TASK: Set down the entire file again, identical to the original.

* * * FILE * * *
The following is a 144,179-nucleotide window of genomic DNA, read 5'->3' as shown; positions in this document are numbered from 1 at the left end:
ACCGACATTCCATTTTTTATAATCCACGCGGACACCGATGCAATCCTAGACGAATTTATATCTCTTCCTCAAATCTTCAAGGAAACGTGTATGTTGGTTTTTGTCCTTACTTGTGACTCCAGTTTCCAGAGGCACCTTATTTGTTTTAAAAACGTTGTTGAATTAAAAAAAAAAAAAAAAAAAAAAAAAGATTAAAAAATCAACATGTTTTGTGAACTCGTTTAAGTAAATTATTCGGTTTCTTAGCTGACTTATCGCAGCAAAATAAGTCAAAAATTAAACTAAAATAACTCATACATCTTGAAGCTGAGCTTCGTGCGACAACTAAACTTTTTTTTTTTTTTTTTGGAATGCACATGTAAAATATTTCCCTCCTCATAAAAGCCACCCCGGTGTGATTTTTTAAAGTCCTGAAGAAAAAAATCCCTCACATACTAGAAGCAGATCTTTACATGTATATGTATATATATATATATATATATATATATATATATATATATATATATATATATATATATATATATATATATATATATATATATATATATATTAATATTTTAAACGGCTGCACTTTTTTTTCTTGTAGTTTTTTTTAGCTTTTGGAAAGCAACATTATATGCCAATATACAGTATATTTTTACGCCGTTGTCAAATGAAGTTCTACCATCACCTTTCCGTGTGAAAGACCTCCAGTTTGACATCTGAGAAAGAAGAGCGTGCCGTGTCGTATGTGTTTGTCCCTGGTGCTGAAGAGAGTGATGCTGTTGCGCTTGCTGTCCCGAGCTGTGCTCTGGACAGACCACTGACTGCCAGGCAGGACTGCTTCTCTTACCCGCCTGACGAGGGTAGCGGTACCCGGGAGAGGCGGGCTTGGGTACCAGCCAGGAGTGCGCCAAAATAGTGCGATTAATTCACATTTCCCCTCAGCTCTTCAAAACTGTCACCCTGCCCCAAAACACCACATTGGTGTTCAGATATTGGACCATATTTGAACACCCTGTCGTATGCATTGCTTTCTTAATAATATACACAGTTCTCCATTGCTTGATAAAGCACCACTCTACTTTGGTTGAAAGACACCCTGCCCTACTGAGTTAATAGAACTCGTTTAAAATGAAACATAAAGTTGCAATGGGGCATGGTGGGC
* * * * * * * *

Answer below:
The following is a 144,179-nucleotide window of genomic DNA, read 5'->3' as shown; positions in this document are numbered from 1 at the left end:
ACCGACATTCCATTTTTTATAATCCACGCGGACACCGATGCAATCCTAGACGAATTTATATCTCTTCCTCAAATCTTCAAGGAAACGTGTATGTTGGTTTTTGTCCTTACTTGTGACTCCAGTTTCCAGAGGCACCTTATTTGTTTTAAAAACGTTGTTGAATTAAAAAAAAAAAAAAAAAAAAAAAAAGATTAAAAAATCAACATGTTTTGTGAACTCGTTTAAGTAAATTATTCGGTTTCTTAGCTGACTTATCGCAGCAAAATAAGTCAAAAATTAAACTAAAATAACTCATACATCTTGAAGCTGAGCTTCGTGCGACAACTAAACTTTTTTTTTTTTTTTTTGGAATGCACATGTAAAATATTTCCCTCCTCATAAAAGCCACCCCGGTGTGATTTTTTAAAGTCCTGAAGAAAAAAATCCCTCACATACTAGAAGCAGATCTTTACATGTATATGTATATATATATATATATATATATATATATATATATATATATATATATATATATATATATATATATATATATATATATATATATATATATTAATATTTTAAACGGCTGCACTTTTTTTTCTTGTAGTTTTTTTTAGCTTTTGGAAAGCAACATTATATGCCAATATACAGTATATTTTTACGCCGTTGTCAAATGAAGTTCTACCATCACCTTTCCGTGTGAAAGACCTCCAGTTTGACATCTGAGAAAGAAGAGCGTGCCGTGTCGTATGTGTTTGTCCCTGGTGCTGAAGAGAGTGATGCTGTTGCGCTTGCTGTCCCGAGCTGTGCTCTGGACAGACCACTGACTGCCAGGCAGGACTGCTTCTCTTACCCGCCTGACGAGGGTAGCGGTACCCGGGAGAGGCGGGCTTGGGTACCAGCCAGGAGTGCGCCAAAATAGTGCGATTAATTCACATTTCCCCTCAGCTCTTCAAAACTGTCACCCTGCCCCAAAACACCACATTGGTGTTCAGATATTGGACCATATTTGAACACCCTGTCGTATGCATTGCTTTCTTAATAATATACACAGTTCTCCATTGCTTGATAAAGCACCACTCTACTTTGGTTGAAAGACACCCTGCCCTACTGAGTTAATAGAACTCGTTTAAAATGAAACATAAAGTTGCAATGGGGCATGGTGGGC